The following is a guest post from Gordon Childress, executive vice president and general manager for the California division of Skanska Building USA.
As builders, we are often tasked with creating new facilities — whether a hospital, science lab, airport or university building — that improve a community's quality of life and contribute to its overall wellbeing. What is sometimes overlooked in our line of work, however, is that construction is a physically demanding job that comes with many safety risks of its own.
One risk that is not often talked about but persists throughout the industry is the significant percentage of workers who experience heart disease in their lifetimes. Currently, one in four construction workers have high blood pressure and are at high risk for diseases such as heart attacks and strokes.
This issue can sometimes be attributed to hereditary reasons, but poor diet and exercise habits among us are also to blame. These damaging lifestyle choices are considered the norm, but they have led to even more deaths on jobsites due to heart attacks.
Personally, I come from a family that has experienced challenges related to heart health — from diabetes to high blood pressure, to high cholesterol and more. My father experienced a stroke and I am a pre-hypertension candidate. The issue of heart health is close to me both professionally and personally, and I know that the persistence of heart issues across construction does not need to be the reality.
As we observe American Heart Month, we as an industry should revisit the role we can play in the livelihoods of our teams and ensure we are implementing programs and strategies that ensure heart health for the many men and women who dedicate their careers to construction.
Education is key
One of the first steps in improving heart health across our industry is education. In the simplest terms, you do not know what you do not know. Only by increasing awareness of health risks and scheduling regular doctor’s visits can you gain the insights and strategies needed to take better care of your body and your health.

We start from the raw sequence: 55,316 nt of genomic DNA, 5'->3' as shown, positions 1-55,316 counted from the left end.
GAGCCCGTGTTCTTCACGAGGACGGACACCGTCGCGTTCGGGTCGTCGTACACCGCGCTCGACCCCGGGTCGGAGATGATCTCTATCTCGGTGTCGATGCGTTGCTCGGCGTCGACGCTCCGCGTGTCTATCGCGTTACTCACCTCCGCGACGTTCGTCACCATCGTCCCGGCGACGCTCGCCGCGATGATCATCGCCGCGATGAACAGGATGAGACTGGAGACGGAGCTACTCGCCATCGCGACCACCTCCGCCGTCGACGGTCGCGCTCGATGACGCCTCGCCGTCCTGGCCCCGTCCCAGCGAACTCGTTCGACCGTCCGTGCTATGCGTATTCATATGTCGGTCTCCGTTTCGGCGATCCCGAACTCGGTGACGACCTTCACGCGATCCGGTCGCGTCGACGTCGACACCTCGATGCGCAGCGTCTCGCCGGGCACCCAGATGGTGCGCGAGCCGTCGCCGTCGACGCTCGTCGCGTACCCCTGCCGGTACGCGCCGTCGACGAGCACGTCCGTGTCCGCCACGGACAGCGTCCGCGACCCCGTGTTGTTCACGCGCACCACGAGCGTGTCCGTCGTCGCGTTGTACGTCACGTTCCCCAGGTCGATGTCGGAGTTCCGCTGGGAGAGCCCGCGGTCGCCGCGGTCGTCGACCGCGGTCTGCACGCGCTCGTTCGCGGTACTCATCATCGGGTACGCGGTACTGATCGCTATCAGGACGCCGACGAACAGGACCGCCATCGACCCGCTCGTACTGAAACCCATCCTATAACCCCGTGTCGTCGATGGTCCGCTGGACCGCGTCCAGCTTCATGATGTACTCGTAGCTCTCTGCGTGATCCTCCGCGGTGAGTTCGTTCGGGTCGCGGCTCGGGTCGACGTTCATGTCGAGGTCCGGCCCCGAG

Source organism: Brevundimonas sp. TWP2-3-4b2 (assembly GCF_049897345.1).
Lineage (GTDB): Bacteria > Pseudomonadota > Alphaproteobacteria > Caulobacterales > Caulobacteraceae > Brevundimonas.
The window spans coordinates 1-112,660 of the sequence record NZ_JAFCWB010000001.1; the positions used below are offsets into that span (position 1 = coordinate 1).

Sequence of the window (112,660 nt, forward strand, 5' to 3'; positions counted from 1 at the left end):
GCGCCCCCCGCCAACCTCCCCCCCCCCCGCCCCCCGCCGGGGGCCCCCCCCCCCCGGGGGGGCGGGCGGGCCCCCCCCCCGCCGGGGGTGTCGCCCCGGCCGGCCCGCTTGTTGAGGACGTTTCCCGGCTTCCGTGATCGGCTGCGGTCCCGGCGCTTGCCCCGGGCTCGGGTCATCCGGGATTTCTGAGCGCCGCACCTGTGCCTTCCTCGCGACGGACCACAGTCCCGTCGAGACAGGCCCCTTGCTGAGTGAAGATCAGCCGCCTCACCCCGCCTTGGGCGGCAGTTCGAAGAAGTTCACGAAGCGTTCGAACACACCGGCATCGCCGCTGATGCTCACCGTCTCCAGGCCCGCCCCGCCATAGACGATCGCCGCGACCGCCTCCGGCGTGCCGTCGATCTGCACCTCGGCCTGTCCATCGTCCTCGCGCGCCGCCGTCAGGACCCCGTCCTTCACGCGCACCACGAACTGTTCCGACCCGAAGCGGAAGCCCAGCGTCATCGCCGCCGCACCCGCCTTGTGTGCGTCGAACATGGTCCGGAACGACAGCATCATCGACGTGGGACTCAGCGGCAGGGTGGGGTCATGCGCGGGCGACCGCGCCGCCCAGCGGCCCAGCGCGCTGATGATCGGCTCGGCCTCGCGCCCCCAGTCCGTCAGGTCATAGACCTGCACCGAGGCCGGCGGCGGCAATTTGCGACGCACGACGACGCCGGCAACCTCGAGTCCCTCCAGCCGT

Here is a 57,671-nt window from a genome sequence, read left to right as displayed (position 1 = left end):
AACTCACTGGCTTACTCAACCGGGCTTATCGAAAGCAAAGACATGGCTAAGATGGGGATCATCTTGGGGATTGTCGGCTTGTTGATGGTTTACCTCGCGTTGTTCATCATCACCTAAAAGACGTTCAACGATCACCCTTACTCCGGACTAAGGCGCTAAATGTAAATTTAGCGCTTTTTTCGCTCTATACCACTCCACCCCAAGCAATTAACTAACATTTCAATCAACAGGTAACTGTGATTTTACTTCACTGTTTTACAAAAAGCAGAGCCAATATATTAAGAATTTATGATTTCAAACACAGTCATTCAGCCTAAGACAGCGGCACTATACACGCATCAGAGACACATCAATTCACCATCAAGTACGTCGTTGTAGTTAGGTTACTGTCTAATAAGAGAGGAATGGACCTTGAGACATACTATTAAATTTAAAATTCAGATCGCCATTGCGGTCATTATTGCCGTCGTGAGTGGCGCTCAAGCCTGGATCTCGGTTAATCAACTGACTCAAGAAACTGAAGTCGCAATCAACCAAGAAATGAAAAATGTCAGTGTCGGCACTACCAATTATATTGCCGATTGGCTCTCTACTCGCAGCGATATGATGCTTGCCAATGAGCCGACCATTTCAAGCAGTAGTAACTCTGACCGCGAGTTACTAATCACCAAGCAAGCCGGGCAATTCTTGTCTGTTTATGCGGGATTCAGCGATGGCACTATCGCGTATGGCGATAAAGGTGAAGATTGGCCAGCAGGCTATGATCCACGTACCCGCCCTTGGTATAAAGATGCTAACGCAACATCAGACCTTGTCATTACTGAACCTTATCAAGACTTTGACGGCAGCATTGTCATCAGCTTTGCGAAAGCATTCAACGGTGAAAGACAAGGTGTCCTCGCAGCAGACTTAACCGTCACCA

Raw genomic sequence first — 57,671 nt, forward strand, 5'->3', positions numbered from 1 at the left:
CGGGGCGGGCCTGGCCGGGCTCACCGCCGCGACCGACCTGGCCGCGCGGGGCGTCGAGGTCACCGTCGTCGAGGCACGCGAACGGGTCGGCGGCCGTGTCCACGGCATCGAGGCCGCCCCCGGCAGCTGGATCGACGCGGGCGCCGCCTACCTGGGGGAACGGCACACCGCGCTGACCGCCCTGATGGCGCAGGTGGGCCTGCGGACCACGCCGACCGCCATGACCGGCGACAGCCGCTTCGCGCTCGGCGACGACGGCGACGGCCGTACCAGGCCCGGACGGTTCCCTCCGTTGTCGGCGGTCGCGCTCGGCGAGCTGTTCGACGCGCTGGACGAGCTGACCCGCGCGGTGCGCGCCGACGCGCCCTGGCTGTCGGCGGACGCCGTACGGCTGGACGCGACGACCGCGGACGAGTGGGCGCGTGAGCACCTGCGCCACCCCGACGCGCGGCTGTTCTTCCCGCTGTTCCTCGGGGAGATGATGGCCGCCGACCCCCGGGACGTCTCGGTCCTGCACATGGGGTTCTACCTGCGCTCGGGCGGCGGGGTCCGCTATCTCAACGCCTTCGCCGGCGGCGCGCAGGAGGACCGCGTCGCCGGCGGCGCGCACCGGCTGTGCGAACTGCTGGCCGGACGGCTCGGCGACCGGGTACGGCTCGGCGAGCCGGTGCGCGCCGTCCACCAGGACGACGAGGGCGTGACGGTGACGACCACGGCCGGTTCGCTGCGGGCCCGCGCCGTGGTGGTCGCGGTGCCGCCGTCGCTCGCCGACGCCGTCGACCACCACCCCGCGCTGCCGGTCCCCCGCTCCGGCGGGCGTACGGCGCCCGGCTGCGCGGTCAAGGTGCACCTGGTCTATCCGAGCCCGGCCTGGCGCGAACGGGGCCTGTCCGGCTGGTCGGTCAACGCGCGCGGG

Construction companies play an important role in this dynamic. To provide their workforce with critical information on long-term health, employers can host regular healthcare and wellness education sessions, distribute materials with user-friendly information on heart health and actions individuals can take or offer incentives for employees to ensure they are monitoring their health, such as exercise challenges or wellness competitions. The list goes on. Making these processes as seamless and effortless as possible is key, as it can lead to increased attendance, adoption and retention.
Companies should also make sure their education efforts are reaching everyone on their teams. Men and women of all ages, races and backgrounds, whether primarily stationed on project sites or in the office, should understand the resources available to them — heart issues don't discriminate and can affect anyone.
Partner with industry-leading organizations
Companies should not try to address the issue of heart health on their own. There are countless organizations available that dedicate their time, resources and expertise to improving heart health in communities. Partnering with organizations like the American Heart Association or the Red Cross empowers construction firms with the resources needed to make real, lasting change.
For instance, the AHA delivered its hypertension resources in partnership with Milpitas, California-based contractor XL Construction and El Camino Health to address high blood pressure. To further incentivize employees to participate and learn to take their own blood pressure, they were offered a free lunch by their employer.
Ultimately, more than 800 workers were trained in blood pressure monitoring. The program also revealed that 72% of participants were hypertensive. Encouragingly, over half of employees — 55 percent to be exact — used the AHA’s online tracker and 17% of participants lowered their blood pressure following the program.
Once you have laid the foundation with employee education and heart health-focused programs, leaders in the construction industry need to keep their teams engaged. While it may not always be easy, I challenge you to take up the task.
Host a Heart Healthy Challenge — whether companywide or across your local offices — to keep your employees' health top of mind.
Replace junk food and sugary sodas with heart-healthy snacks and sugar-free drinks at construction sites and offices, enabling your employees to maintain healthier diets.
Keep wellness in mind when choosing employee gifts.
Promote easy-to-use apps, such as the AHA’s My Life Check, that helps busy employees keep track of their health on the go.
Now let’s get to work.